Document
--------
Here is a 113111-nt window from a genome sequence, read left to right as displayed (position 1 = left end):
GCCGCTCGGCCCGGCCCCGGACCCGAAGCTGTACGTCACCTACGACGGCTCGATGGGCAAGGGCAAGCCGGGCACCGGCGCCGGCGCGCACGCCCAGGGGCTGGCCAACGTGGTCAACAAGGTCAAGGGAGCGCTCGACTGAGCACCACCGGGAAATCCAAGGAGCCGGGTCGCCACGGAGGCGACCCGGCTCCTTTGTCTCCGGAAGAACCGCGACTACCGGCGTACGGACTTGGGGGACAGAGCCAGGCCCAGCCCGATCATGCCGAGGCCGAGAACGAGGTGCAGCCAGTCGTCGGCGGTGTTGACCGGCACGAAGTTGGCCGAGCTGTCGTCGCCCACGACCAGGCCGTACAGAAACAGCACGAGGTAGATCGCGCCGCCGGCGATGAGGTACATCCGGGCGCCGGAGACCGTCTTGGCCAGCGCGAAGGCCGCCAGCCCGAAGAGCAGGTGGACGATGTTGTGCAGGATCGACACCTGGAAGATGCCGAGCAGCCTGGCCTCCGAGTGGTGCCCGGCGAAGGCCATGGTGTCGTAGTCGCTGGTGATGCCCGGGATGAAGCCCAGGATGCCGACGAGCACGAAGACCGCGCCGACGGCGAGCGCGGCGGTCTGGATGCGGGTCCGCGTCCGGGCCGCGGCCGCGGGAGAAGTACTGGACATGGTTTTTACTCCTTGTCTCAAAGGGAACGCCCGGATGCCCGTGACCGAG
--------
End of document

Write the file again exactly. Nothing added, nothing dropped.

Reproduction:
Here is a 113111-nt window from a genome sequence, read left to right as displayed (position 1 = left end):
GCCGCTCGGCCCGGCCCCGGACCCGAAGCTGTACGTCACCTACGACGGCTCGATGGGCAAGGGCAAGCCGGGCACCGGCGCCGGCGCGCACGCCCAGGGGCTGGCCAACGTGGTCAACAAGGTCAAGGGAGCGCTCGACTGAGCACCACCGGGAAATCCAAGGAGCCGGGTCGCCACGGAGGCGACCCGGCTCCTTTGTCTCCGGAAGAACCGCGACTACCGGCGTACGGACTTGGGGGACAGAGCCAGGCCCAGCCCGATCATGCCGAGGCCGAGAACGAGGTGCAGCCAGTCGTCGGCGGTGTTGACCGGCACGAAGTTGGCCGAGCTGTCGTCGCCCACGACCAGGCCGTACAGAAACAGCACGAGGTAGATCGCGCCGCCGGCGATGAGGTACATCCGGGCGCCGGAGACCGTCTTGGCCAGCGCGAAGGCCGCCAGCCCGAAGAGCAGGTGGACGATGTTGTGCAGGATCGACACCTGGAAGATGCCGAGCAGCCTGGCCTCCGAGTGGTGCCCGGCGAAGGCCATGGTGTCGTAGTCGCTGGTGATGCCCGGGATGAAGCCCAGGATGCCGACGAGCACGAAGACCGCGCCGACGGCGAGCGCGGCGGTCTGGATGCGGGTCCGCGTCCGGGCCGCGGCCGCGGGAGAAGTACTGGACATGGTTTTTACTCCTTGTCTCAAAGGGAACGCCCGGATGCCCGTGACCGAG